33. Adam Dunn

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    In an age plagued with steroid users, Dunn will be remembered as one of the few hitters who not only was an elite power hitter, but stayed clean his whole career. As of 2010, Dunn has hit 38-plus home runs in seven straight seasons, a rare feat among hitters. The consistency required to achieve these statistics is mind blowing.

    Dunn has played no fewer than 152 games in one season since 2002, a testament to his incredible durability. If there is any power hitter you had to rely on, Dunn would likely be second to only Albert Pujols.

    With the White Sox, Dunn will get the opportunity to play for a playoff contender, something long overdue. 

32. Evan Longoria

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    With the departure of Carl Crawford, Longoria will be able to assume the role of the leader on the Tampa Bay Rays. He has shown tremendous talent in his first three seasons in all aspects of the game. As long as Longoria is at the center of this team, it is hard to imagine them falling too far despite losing Crawford, Pena, Garza and more. 

    Longoria has seen his batting average rise in each season in the majors; in 2010 he reached .294. His power in very dangerous and he is always a threat on the base paths. It is no coincidence that the Rays exploded the same year Longoria established himself as a starter. In his new well-deserved leadership role, expect Longoria to thrive. 

31. Pat Burrell

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    At age 34, Burrell has played 11 major league seasons on three different teams. He has never been an elite player, though he has consistently been a strong player, averaging over 25 home runs per season.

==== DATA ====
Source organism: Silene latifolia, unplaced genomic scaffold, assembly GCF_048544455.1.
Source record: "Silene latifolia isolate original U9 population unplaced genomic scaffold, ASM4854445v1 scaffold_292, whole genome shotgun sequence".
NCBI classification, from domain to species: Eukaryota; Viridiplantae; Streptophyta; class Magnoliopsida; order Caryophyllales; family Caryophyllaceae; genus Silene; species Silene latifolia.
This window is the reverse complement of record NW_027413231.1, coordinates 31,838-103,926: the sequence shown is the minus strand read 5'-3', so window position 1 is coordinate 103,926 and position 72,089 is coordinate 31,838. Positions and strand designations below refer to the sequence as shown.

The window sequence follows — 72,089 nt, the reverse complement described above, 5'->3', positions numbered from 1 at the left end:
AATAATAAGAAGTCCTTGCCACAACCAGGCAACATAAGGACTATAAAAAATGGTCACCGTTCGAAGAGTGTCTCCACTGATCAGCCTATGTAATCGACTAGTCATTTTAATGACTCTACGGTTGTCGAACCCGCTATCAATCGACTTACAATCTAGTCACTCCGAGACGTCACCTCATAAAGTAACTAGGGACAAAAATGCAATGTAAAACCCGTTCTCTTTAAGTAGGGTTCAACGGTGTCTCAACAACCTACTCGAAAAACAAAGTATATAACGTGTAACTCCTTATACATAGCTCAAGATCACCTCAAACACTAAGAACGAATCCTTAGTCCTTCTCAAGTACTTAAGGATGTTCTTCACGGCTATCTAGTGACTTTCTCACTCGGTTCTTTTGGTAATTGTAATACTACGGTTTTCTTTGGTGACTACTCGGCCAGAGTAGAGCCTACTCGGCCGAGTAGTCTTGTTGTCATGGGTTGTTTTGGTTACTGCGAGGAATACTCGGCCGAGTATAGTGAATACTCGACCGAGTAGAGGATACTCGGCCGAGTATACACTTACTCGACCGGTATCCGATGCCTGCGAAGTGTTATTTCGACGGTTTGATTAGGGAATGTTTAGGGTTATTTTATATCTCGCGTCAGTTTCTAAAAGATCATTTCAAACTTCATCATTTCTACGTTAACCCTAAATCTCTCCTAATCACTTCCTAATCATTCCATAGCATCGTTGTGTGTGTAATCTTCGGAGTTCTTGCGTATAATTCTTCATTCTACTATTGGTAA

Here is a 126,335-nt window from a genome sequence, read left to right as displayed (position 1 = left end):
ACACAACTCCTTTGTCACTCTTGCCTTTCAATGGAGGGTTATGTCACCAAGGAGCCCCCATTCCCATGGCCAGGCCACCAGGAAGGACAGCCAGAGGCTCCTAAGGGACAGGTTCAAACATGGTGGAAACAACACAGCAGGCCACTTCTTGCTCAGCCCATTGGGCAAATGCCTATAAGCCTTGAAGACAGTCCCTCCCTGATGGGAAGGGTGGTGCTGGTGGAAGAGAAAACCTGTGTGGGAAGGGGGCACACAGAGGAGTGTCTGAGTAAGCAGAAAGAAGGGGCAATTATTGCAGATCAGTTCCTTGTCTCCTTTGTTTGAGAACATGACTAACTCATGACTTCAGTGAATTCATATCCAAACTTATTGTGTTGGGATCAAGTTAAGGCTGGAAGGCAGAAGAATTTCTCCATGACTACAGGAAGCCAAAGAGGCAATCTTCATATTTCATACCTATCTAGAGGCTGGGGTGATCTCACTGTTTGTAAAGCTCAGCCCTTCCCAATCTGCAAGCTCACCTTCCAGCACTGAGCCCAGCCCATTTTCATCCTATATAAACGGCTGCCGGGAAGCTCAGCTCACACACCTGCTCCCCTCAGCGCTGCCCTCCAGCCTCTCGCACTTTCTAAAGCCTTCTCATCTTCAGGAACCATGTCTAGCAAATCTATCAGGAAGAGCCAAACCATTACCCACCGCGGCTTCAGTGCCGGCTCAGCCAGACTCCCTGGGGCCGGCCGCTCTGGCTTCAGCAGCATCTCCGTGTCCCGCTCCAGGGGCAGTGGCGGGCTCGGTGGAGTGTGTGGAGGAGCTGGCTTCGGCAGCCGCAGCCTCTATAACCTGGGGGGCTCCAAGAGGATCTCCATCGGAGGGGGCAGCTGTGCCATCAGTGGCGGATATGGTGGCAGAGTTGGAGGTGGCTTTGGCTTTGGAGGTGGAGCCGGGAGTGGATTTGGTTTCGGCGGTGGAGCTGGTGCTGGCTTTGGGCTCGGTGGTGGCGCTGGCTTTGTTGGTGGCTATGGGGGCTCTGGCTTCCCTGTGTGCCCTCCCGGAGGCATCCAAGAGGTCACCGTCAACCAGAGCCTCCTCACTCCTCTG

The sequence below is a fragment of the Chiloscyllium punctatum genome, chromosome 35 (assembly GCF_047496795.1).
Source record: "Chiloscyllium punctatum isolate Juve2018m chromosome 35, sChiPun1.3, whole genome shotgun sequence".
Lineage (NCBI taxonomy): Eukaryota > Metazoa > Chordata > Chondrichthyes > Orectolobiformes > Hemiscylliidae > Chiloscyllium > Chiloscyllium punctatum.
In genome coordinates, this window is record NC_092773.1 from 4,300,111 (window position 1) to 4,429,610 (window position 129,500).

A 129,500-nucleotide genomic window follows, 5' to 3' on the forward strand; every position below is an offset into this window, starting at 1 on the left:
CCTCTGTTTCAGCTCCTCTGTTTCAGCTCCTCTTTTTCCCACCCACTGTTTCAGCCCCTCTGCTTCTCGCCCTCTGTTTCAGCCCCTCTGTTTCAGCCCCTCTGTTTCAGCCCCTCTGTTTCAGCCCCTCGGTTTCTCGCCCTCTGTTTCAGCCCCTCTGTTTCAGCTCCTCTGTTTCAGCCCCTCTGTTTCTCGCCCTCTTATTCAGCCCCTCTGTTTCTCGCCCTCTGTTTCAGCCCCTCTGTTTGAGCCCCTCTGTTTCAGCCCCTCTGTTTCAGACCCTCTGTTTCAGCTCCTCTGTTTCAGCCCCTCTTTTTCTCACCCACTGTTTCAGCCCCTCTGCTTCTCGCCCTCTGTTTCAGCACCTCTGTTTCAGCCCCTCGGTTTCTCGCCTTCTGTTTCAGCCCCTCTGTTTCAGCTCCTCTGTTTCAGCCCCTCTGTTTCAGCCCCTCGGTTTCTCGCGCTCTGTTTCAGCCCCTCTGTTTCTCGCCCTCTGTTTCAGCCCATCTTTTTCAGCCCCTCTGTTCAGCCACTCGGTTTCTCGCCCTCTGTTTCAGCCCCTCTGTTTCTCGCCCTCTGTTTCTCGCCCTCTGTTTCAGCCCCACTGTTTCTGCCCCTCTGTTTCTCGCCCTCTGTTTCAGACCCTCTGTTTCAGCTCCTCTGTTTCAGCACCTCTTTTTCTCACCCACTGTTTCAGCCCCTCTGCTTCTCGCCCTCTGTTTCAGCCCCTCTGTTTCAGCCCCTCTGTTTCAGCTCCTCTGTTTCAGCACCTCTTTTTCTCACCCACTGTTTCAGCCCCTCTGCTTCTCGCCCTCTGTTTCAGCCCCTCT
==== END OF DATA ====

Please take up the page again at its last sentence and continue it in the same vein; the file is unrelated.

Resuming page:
'Pat the Bat' has been a great player to root for throughout his career, and his World Series win with the Giants in 2010 was well-deserved. 

    Said Rays manager Joe Maddon, "I’m always about effort and work, and this guy did that every day. He was the first guy showing up. He was always in the cage, always worked on his defense even though he didn't play out there. He was very supportive among his teammates."

30. Brandon Inge

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    A perfect example of why Inge is a great person to root for is his Home Run Derby attempt in 2009. After hitting a total of 0 home runs in the first round, Inge's response was, "loved it. I'd do it again in a heartbeat. I really would. I'd ask them to do it again."

    Inge has spent his entire 11 year career in Detroit, hitting 136 home runs with 564 RBIs. He may not be an elite catcher, though he has been very valuable to Detroit over the years. 

29. Ryan Zimmerman

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    Despite playing for the Washington Nationals, Zimmerman has maintained an extremely positive attitude throughout his entire career. He has been the heart of this organization ever since he arrived and if the Nationals break through in the near future, Zimmerman deserves a lot of credit.